How many right-wing extremists are there with the German security authorities? In answering this question, the Federal Minister of the Interior Seehofer also cites worrying figures.
Nearly a third of suspected right-wing extremist cases are directed against more than one person in state security authorities. This is evident from a situation report on suspected right-wing extremism cases at the police, customs and secret services, which Federal Minister of the Interior Horst Seehofer (CSU) presented in Berlin on Tuesday. According to this, 31 percent of the total of 319 suspected cases in the federal states affected multiple people who often worked for the same authority. Some proceedings could not be confirmed and were discontinued.
Figures show how big problem awareness is
The figures refer to the period between the beginning of January 2017 and the end of March this year. The latest suspected cases from North Rhine-Westphalia have not yet been included. On Tuesday, the Dresden police announced that a police officer in the Saxon capital had been suspended for right-wing extremist statements. He got noticed for anti-constitutional chat contributions. Disciplinary proceedings are pending against the 38-year-old.
According to the situation report, most of the right-wing extremist suspected cases with state security authorities had been detected in recent years in Berlin, Hesse and North Rhine-Westphalia. However, the number of cases discovered does not necessarily show how widespread this phenomenon is in the respective federal state, but it is also an indication of how great awareness of the problem is there. For example, the scandal of right-wing extremist threatening e-mails in Hesse could recently have led to a special look.
53 right-wing extremist suspected cases with the Berlin authorities
According to the report, 53 suspected right-wing extremist cases have been registered with the Berlin security authorities, employing approximately 25,500 people. In Hesse there were 59. In Thuringia, where about 7,200 people are employed by the state security authorities, five suspected cases were investigated during the same period. The management report also lists 58 suspected cases with federal security authorities in the three years investigated.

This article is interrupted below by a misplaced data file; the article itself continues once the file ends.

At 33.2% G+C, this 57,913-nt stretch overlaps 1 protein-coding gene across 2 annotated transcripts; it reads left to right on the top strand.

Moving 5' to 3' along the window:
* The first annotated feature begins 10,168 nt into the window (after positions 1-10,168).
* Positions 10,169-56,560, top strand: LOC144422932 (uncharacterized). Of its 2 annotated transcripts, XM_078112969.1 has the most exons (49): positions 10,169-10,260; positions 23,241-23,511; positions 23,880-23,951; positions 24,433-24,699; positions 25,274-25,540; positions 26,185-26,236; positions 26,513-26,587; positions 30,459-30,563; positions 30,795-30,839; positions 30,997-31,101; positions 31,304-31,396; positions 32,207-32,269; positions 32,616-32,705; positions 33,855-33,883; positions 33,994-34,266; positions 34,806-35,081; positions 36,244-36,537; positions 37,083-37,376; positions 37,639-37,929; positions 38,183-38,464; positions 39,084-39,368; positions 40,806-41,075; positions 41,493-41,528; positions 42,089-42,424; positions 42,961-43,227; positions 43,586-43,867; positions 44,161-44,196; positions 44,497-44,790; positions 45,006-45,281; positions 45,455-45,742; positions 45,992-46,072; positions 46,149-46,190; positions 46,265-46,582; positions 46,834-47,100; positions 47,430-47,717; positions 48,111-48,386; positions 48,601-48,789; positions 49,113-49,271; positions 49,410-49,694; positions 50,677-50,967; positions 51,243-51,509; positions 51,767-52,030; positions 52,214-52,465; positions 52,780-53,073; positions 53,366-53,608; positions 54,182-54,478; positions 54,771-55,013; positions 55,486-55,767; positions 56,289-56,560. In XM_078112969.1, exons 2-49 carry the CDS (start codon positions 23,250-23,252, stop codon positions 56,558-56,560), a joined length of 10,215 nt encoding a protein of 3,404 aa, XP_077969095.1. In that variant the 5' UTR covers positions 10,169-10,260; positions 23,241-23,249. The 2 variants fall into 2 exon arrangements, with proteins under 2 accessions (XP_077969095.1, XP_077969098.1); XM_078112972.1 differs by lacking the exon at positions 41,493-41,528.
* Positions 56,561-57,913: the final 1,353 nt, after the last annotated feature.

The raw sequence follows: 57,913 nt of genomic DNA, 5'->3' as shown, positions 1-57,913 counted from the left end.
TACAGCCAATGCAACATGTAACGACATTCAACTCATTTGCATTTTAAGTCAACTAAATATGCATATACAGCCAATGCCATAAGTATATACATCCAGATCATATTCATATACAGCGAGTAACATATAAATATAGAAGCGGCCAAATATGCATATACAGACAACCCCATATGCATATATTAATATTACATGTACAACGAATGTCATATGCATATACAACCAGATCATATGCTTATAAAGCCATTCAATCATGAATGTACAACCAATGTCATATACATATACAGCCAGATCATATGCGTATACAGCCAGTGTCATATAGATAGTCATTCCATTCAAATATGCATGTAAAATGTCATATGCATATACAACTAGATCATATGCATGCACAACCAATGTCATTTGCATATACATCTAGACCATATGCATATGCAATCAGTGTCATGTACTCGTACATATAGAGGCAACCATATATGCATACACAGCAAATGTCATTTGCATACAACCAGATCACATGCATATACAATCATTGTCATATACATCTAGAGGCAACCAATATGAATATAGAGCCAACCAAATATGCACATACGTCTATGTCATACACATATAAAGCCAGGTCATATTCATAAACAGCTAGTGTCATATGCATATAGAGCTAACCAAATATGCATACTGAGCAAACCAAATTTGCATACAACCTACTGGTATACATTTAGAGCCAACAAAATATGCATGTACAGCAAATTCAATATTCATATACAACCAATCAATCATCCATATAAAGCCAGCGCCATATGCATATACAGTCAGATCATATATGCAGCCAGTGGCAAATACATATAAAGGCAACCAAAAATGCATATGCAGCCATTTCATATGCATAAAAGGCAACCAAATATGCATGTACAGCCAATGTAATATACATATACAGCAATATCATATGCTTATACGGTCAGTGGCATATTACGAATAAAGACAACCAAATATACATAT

Only in two of the cases registered by all federal and state authorities did an official appear to have joined a far-right organization. Contacts with such groups have been proven twice. In contrast, most of the suspected cases involved radical statements or the use of associated symbols, slogans or images in chats or social media.
Not a structural problem with right-wing extremism
According to the information, 21 percent of the proceedings before state authorities were closed, for example because an alleged crime could not be clearly proven. In the case of the federal government, this happened in 11 percent of the proceedings.
The situation report shows that more than 99 percent of police officers “stand firmly on the ground of the Basic Law,” said Horst Seehofer. It also means “that we don’t have a structural problem with right-wing extremism in federal and state security authorities.” Nevertheless, every case is “a shame”.
“No more individual cases”
Federal Office for the Protection of the Constitution, Thomas Haldenwang, said his authority would not look at individual cases separately but wanted to clarify “whether we are dealing with networked right-wing extremists expanding their ties.” Federal police chairman Dieter Romann said he could see “no right-wing extremist networks” in his authority.
Domestic political spokesman for the Union parliamentary group Mathias Middelberg said that while the number of cases was low given the more than 300,000 employees, “the cases of right-wing extremism and racism now recognized by police and other security authorities, are no longer isolated cases. “
“It’s extremely dangerous”
The Green Group’s domestic politicians criticized: “It is extremely dangerous that the interior minister misjudges the dimensions of the problem and that necessary measures are avoided.”
Dirk Wiese, SPD vice-chairman, said: “The task now is to draw the correct conclusions from the results and determine whether there is a need for legislative action.”